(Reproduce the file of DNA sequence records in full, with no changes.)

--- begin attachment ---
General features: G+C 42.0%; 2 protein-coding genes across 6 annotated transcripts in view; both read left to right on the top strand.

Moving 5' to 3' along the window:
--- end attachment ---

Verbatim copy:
General features: G+C 42.0%; 2 protein-coding genes across 6 annotated transcripts in view; both read left to right on the top strand.

Moving 5' to 3' along the window: